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Egyptian arrested at Cairo airport on suspicion of Al-Qaeda link

Airport authorities nab Mohamed Makkawi, suspected of being former Al-Qaeda chief Seif Al-Adel, upon his arrival from UAE; Makkawi, maintaining innocence, welcomes investigation

Ahmed Eleiba, Wednesday 29 Feb 2012
Saif al-Adel
This image provided by the FBI shows an undated image of Saif al-Adel also known as Muhamad Ibrahim Makkawi, Seif Al Adel, Ibrahim Al-Madani. He was arrested Wednesday Feb. 29, 2012 at Cairo Airport (Photo: AP)
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Egyptian national Mohamed Ibrahim Makkawi was arrested at Cairo International Airport on Wednesday afternoon upon his arrival from the UAE on suspicions that he was in fact Seif Al-Adel, a former leader of international terror outfit "Al-Qaeda."

Al-Adel, a former Egyptian Special Forces officer now in his 50s, allegedly succeeded the late Osama bin Laden as Al-Qaeda chief on a temporary basis before Egyptian physician Ayman El-Zawahri reportedly assumed the post.

Makkawi, for his part, who says he has previously been mistaken for Al-Adel, has stressed his readiness to be questioned by Egyptian authorities. He does not deny, however, that he had once been a member of Al-Qaeda.

An airport source told Ahram Online that authorities had been informed in advance of Makkawi's planned visit to Egypt.

He was apprehended by security forces shortly after his arrival to the country.

Before coming to Egypt, the cash-strapped Makkawi says he visited Egypt's embassy in the UAE, where he reportedly requested a ticket to Cairo, which, he says, he was unable to afford.

According to the airport source, Makkawi first arrived in the UAE from Pakistan. He entered the Gulf country on a temporary passport, which had been issued in Islamabad on 28 February.

"He told Egyptian embassy officials in the UAE that he had defected from Al-Qaeda a long time ago, strenuously denying claims that he was bin Laden’s successor," said the airport source, who spoke on condition of anonymity.

"Makkawi said he wanted to return to Egypt after last year's revolution, saying he had originally left the country due to Mubarak-era injustice," the source added. "He says he welcomes interrogations and investigations so as to clear his name and prove he isn't Al-Adel."

“He explained his link to the terrorist organisation by saying he was married to the daughter of an Al-Qaeda warlord," the source concluded.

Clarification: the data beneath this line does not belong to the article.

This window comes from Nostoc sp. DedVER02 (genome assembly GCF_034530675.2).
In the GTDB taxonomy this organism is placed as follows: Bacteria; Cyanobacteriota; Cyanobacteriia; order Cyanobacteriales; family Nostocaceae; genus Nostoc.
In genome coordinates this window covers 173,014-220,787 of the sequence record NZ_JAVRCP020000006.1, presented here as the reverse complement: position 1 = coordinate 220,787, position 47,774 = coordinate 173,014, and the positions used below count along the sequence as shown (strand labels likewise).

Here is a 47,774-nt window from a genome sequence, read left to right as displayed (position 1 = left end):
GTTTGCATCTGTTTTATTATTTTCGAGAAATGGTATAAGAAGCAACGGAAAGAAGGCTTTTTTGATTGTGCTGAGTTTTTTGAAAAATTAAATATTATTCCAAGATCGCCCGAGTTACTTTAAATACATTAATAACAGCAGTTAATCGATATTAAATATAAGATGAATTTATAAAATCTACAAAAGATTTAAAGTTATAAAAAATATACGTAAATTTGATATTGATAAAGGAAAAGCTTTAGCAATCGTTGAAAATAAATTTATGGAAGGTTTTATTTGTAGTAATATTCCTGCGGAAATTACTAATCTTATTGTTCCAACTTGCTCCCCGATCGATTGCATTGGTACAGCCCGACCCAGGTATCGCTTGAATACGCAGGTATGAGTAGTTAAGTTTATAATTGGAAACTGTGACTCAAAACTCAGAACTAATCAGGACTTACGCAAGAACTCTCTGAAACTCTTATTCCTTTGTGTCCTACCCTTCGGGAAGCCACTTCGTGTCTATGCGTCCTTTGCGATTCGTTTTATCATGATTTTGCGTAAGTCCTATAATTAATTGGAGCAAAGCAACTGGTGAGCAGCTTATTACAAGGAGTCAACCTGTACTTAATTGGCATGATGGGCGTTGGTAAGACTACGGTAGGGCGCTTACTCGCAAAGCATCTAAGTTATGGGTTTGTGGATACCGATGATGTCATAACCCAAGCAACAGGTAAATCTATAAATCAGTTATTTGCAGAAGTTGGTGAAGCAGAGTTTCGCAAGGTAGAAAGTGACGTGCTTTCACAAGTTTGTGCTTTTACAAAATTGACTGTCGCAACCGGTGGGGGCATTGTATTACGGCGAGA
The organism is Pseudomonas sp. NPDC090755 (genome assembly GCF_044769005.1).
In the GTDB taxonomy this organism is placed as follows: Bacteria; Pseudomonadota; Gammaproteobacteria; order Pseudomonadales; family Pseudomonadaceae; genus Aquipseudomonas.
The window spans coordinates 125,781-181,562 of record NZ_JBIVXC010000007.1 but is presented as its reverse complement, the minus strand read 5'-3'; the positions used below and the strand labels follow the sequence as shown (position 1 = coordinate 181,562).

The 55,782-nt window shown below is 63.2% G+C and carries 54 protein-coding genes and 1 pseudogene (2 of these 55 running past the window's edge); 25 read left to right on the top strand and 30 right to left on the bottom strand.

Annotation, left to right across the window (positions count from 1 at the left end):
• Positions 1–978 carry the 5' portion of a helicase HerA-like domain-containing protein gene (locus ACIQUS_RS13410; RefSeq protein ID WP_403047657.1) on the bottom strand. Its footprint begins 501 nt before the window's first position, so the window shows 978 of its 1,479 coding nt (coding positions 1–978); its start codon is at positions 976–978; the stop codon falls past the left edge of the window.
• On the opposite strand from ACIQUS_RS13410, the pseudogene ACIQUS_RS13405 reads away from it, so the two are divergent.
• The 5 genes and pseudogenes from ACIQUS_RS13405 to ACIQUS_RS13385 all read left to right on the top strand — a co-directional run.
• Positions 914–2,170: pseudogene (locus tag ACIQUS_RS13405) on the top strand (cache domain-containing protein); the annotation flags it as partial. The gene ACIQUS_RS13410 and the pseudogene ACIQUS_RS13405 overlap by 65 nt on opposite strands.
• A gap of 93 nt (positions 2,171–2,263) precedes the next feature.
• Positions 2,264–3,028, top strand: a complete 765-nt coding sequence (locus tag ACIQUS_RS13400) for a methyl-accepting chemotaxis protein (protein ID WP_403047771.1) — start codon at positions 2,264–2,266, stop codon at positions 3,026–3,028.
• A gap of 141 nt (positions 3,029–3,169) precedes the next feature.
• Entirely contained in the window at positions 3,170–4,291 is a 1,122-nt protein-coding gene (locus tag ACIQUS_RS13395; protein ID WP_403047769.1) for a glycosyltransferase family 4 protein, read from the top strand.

Meanwhile, French news agency AFP reported that Egyptian security officials had stated definitively that Makkawi was not, in fact, an Al-Qaeda operative.

"He is wanted for involvement with the Al-Jihad group. He is not Seif Al-Adel," a source at the National Security apparatus was quoted as saying.

The same source went on to explain that Makkawi had left for Afghanistan to join the war against the Soviet Union in the 1980s, later settling down in neighbouring Pakistan.

In an interview in May of last year with pan-Arab daily Asharq Al-Awsat, Makkawi said he had been mistakenly identified as the senior militant. He went on to tell the newspaper that he had disagreed with Al-Qaeda's leadership and therefore sought political asylum in Pakistan.

"Following the tragic events of 9/11, I was surprised to find my name and history under the image of another Egyptian, under the false name of 'Seif Al-Adel,' as part of the FBI's list of the 22 most wanted terrorists – even though I have no connection to Al-Qaeda or its operations," Makkawi said at the time.

In the interview, he added that he was wanted in Egypt for involvement with the Al-Jihad group, a onetime militant outfit that eventually renounced violence in the late 1990s.

After the killing of bin Laden in a US commando raid in Pakistan in May of last year, reports emerged that Seif Al-Adel – later identified as Makkawi – had become the jihadist network's acting chief.

Analysts now say, however, that Makkawi had been mistaken for another militant of a similar background.

The United States, meanwhile, accuses Al-Adel of setting up Al-Qaeda training camps in Sudan and Afghanistan in the 1980s. Washington also claims that he was involved in the 1998 bombings of US embassies in Kenya and Tanzania.

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